The Truth About Screamin’ Jay Hawkins

The Truth About Screamin’ Jay Hawkins | Society Of Rock Videos

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The Great Granddaddy Of Shock Rock

Before Alice Cooper and Marilyn Manson, there was Screamin’ Jay Hawkins. He’s the guy that started it all – mixing rock ‘n roll with extreme theatrics – anything is ‘permitted’ as long as there’s ample shock value to the audience. Screamin’ Jay Hawkins was the first fearless rocker who experimented with how to take his live performances to the next level.

Early Life

His mother gave him up for adoption because allegedly, she already had too many kids to take care of. He had to spend the first 18 months of his life in an orphanage before finally getting adopted. His love for music already emerged at a young age. By 6, he could already read music and he even taught himself how to play the piano.

He started boxing when he was in his teens. He even won a championship!

Love for Music

He was fond of the opera.

“Something I wanted to do but never did is sing opera. That goes back to my respect for Paul Robeson and Mario Lanza, but when I got into the music business, opera didn’t get into the charts; they were just putting rhythm and blues out.”

In 1944, he joined the US Army and entertaining the troops became part of his service. After leaving the Army, he went back to pursue music.

Before ultimately going solo, Hawkins worked with Tiny Grimes and Fats Domino – he was even featured on Grimes’ recordings.

Evolution to Shock Rocker

Hawkins struck gold with his most successful song, “I Put a Spell on You.” It was originally intended to be a refined ballad but the producer got everybody drunk during the recording. The result, as expected, was far from a ballad. On the contrary, it was raw, wild and bluesy with plenty of moans, screams, grunts, and other ‘sound effects’ in between.

It was radio disc jockey Alan Freed who encouraged and offered $300 to Hawkins to make his stage entrance by emerging out of a coffin. It was so creepy and scary that some of the crowd members ran screaming towards the exit.

He then followed up this macabre image with more spooky antics until it became a norm for him. Sometimes, he would use a smoking skull propped up on a stick and which he named “Henry.” He was outrageous on stage – from voodoo props and rubber snakes to leopardskin costumes, he always went all-out. He would also perform while wearing a turban and a bone through his nose. Or, he would wear a simple loincloth and carry around a spear and shield.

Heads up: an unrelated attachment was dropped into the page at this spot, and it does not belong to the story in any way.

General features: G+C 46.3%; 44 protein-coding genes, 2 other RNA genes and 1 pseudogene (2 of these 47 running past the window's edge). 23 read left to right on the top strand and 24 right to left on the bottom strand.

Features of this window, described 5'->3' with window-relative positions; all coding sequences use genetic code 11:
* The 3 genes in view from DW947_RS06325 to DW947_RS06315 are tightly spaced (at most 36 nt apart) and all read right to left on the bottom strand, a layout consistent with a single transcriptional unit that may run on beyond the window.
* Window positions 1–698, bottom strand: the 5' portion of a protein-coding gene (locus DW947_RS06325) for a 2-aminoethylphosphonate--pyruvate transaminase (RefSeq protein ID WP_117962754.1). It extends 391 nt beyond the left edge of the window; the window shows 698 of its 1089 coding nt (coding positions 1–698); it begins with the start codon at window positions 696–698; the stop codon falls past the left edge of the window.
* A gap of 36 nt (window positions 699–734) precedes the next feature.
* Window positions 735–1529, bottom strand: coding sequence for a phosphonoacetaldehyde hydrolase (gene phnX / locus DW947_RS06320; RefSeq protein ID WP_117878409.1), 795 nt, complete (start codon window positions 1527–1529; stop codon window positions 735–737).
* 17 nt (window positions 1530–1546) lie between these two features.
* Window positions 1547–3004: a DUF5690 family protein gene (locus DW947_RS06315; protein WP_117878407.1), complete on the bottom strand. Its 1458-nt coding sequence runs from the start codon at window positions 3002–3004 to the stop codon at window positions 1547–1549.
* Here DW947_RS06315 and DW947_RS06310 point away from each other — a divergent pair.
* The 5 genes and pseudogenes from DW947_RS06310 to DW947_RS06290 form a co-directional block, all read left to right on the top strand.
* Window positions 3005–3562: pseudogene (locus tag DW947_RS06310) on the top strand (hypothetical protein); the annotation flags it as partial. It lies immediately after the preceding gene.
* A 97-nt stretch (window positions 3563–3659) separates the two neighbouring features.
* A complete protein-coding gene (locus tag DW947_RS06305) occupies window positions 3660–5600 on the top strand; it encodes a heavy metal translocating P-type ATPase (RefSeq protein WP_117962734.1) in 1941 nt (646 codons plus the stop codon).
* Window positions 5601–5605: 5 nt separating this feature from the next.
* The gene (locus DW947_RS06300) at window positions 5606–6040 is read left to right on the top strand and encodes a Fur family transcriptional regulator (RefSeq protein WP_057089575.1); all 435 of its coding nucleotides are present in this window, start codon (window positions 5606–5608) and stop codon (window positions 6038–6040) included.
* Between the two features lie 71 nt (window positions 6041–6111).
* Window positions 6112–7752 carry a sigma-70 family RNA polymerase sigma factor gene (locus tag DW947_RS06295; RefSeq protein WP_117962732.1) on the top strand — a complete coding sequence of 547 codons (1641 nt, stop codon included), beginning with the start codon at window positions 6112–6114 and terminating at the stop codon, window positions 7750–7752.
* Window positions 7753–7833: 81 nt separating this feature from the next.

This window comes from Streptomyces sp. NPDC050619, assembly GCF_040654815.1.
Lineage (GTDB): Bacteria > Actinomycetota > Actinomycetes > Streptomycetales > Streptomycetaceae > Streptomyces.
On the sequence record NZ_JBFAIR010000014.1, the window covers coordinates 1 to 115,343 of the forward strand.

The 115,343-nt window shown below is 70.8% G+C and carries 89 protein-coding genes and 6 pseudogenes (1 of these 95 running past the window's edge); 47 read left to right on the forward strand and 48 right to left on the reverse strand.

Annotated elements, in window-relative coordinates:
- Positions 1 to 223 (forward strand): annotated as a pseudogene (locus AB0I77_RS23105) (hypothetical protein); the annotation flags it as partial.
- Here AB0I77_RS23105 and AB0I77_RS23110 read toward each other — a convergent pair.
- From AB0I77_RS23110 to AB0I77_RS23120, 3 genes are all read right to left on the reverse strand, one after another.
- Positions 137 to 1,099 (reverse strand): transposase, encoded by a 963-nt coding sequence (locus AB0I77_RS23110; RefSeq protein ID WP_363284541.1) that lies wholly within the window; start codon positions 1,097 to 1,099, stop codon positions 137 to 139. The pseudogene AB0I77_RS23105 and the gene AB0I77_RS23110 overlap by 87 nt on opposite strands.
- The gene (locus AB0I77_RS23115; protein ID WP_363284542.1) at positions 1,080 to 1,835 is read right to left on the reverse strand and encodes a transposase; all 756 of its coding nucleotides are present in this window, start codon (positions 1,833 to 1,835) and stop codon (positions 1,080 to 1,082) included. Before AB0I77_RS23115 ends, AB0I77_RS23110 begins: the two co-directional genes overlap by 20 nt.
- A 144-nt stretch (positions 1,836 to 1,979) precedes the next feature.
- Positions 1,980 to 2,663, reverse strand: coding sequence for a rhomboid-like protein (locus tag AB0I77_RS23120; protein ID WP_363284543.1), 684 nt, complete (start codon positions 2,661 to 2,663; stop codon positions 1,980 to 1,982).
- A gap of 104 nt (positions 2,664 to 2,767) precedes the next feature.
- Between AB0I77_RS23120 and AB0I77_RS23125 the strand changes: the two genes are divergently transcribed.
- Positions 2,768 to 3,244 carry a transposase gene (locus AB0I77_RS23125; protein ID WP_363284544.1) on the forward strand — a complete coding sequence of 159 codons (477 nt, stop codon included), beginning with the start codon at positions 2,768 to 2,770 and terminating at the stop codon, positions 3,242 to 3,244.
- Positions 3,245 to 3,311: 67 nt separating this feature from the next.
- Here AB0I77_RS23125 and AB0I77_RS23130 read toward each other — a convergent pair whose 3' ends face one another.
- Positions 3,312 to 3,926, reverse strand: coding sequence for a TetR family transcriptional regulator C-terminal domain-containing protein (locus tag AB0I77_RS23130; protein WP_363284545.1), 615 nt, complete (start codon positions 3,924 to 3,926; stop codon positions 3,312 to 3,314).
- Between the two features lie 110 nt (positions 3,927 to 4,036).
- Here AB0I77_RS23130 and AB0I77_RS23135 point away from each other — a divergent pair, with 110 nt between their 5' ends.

This was indeed a hit with the audience but it wasn’t without consequence. The National Association for Colored People (NAACP) and other groups feared that it would put a negative light on the whole African-American community. Interestingly, Hawkins was also resentful of his image – he felt like people were more drawn to his stage persona than his music.

“If it were up to me, I wouldn’t be Screamin’ Jay Hawkins…James Brown did an awful lot of screamin’, but never got called Screamin’ James Brown…Why can’t people take me as a regular singer without making a bogeyman out of me?”

He recorded other albums to follow-up on his hit song but unfortunately, he was unable to replicate his initial success. On February 12, 2000, Hawkins died after undergoing an emergency surgery for his aneurysm.

Hawkins married six times (he was stabbed by Shoutin’ Pat Newborn out of jealousy when he wedded Virginia Sabellona) and it’s been rumored he has fathered around 75 children. His friend and biographer Maral Nigolian even set up a website after Hawkins’ death to trace all of them. He found 33 and some of them even met during a reunion in 2001.

His Lasting Influence

Even though he didn’t get the appreciation he absolutely deserved while he was still alive and well, it’s fairly easy to spot how much he has influenced other musicians not just in rock ‘n roll. Alice Cooper, Marilyn Manson, KISS, Tom Waits, Rob Zombie, Led Zeppelin, and Black Sabbath are some of the rockstars who made their onstage theatrics part of the whole package.

“I Put a Spell On You” has been covered numerous times by other iconic singers such as Annie Lennox, Creedence Clearwater Revival, The Animals, Nina Simone, Buddy Guy, David Gilmour, Jeff Beck, and Carlos Santana among others.

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